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We can’t trust SFUSD to reinstate eighth-grade algebra. Voters must weigh in

San Francisco’s school board meant well when it dropped eighth-grade algebra. But students have fled, and the district should learn its lesson.

An illustrated library with students studying, large windows overlooking trees, and a tall bookshelf where books are locked in a cabinet.
Illustration by Jesse Rogala/The Standard

By Joel Engardio

When did you learn algebra? At my public school in Michigan, I took algebra in the eighth grade. 

This is still the standard today. Most school districts in the San Francisco Bay Area teach introductory algebra in the eighth grade. Some even let seventh graders take it when they show eagerness and ability in math. 

Yet in San Francisco, Algebra 1 has not been offered until ninth grade for the past decade. Our public schools stopped letting eighth graders take algebra in 2014 because of concerns about a racial gap in algebra completion rates.

It was a well-intentioned policy. The goal was to stop segmenting kids based on ability and keep all students together until everyone was prepared to take advanced math classes.

But the policy failed. A study by Stanford University showed the policy didn’t help kids who were behind in math. It only held back kids who love math. And we lost many of those kids when their parents pulled them out of public school.

We have a tale of two school systems in San Francisco. Nearly a third of our kids attend private school, compared with only 10% statewide, according to Private School Review. A policy against eighth-grade algebra is a big factor when families decide to leave public schools when their child reaches middle school.

Rex Ridgeway advocates for eighth-grade algebra because his granddaughter Joselyn, a senior at Lincoln High School, loves math. Waiting until ninth grade to begin learning algebra would have kept her from achieving mastery by high school graduation, so he spent several thousand dollars to enroll her in summer classes. Ridgeway notes that many college majors require algebra—for instance, 78 majors at the University of San Diego begin with calculus.

Not every student who loves math has a family that can afford private school or private classes. Bringing algebra back to public middle school is also an equity issue.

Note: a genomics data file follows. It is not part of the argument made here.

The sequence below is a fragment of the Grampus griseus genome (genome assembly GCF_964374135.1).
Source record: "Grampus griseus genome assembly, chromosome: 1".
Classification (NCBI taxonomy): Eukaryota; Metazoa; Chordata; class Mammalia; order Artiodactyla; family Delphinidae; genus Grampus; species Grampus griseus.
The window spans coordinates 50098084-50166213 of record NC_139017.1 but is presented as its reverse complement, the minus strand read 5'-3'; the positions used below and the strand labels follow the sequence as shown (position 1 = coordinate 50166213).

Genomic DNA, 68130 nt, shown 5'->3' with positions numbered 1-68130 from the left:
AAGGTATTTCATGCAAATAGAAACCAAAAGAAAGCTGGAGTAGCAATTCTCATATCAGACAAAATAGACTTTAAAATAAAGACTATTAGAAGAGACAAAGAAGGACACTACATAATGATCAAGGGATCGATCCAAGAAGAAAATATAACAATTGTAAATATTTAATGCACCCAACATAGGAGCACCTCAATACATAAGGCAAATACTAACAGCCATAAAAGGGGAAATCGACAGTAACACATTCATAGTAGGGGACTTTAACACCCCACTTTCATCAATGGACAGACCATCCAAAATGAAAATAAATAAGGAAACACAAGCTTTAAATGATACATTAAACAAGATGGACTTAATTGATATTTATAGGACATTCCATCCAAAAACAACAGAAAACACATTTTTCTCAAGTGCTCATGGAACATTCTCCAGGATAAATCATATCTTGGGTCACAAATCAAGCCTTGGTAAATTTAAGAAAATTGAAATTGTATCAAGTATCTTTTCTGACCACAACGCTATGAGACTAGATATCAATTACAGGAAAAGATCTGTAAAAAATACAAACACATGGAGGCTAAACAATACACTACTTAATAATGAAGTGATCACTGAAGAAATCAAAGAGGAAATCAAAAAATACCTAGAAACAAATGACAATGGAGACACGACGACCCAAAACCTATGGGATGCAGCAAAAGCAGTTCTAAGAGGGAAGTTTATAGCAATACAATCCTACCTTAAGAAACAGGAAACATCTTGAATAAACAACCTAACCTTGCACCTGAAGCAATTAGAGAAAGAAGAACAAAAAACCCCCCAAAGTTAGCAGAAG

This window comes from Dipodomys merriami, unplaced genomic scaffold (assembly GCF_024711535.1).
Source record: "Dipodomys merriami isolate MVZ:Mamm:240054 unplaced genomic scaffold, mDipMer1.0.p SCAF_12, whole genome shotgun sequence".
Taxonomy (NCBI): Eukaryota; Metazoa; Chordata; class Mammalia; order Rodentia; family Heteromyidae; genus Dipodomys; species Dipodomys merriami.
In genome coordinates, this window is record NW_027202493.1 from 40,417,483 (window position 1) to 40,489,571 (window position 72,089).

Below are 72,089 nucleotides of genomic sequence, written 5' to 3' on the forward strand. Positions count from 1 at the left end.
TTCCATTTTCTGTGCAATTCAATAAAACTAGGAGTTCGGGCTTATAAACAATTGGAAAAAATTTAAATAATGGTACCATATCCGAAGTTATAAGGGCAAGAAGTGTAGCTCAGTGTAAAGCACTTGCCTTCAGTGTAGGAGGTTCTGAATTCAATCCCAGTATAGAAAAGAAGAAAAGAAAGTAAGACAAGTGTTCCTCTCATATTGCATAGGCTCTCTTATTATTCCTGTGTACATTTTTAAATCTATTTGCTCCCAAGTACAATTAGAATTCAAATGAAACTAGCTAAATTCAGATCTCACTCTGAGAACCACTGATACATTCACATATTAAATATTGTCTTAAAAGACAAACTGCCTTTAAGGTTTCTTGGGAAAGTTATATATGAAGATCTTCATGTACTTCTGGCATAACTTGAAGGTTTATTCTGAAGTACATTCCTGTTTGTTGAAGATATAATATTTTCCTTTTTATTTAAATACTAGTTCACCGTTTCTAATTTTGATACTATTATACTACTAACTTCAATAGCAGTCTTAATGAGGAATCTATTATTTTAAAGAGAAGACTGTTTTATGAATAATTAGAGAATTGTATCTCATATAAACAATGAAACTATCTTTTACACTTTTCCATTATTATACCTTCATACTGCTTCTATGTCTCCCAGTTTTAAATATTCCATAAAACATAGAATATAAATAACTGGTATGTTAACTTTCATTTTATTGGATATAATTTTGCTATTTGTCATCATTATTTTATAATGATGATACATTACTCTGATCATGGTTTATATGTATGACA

Every San Francisco resident should care about algebra because well-run public schools are essential for a city to function and thrive. Families leave San Francisco for many reasons, including public safety and education. Our future depends on keeping families here—and algebra is a key part of the equation. 

This is why I introduced a ballot measure urging San Francisco’s public schools to let kids take algebra by the eighth grade. Proposition G is on the March 5 ballot.

San Francisco’s public school enrollment is in decline. Bringing algebra back could help reverse that trend and generate more school funding. As more families return to public schools for algebra, enrollment will increase, along with the state funding tied to the number of students.

Parents made algebra an issue in the 2022 school board recalls, and their advocacy pushed the school district officials to reluctantly consider it. 

The district wouldn’t have come this far to bring algebra back without the political pressure of Prop. G. When I first proposed the measure, the school district quickly formed a committee to restore algebra in middle school. They hoped Prop. G would go away.

But I put algebra on the ballot because the school district needs the political pressure to do the right thing and be held accountable. The district had delayed bringing algebra back to eighth grade after knowing for many years that the decadelong ban was a failed policy.

Just a few weeks before voters will consider Prop. G, the school board finally agreed to bring algebra back to middle school. While it’s a good first step, wary parents aren’t cheering—because kids still have to wait three more academic years.

The school board voted to bring back algebra piecemeal by the 2026-27 school year, giving the superintendent leeway to figure out how to do it. One proposal would limit an algebra pilot to only a third of San Francisco middle schools next year, with the remaining schools to get algebra after two years. That would mean most of today’s sixth graders are out of luck. Kids who are not part of the pilot and want to learn algebra would have to do so in summer school or online.

Parents don’t trust the district’s promise to bring back algebra over multiple years because they have seen school board plans go off the rails too often before.

That’s why Prop. G is necessary. Parents deserve to be heard. Kids in San Francisco deserve the same algebra taught in nearly every Bay Area city—and the school board needs to know our families won’t settle for anything less.

Joel Engardio is a member of the Board of Supervisors, representing District 4. He has served on the boards of two of San Francisco’s largest political organizations: the Alice B. Toklas LGBTQ Democratic Club and the United Democratic Club, and as a member of the San Francisco Democratic County Central Committee.

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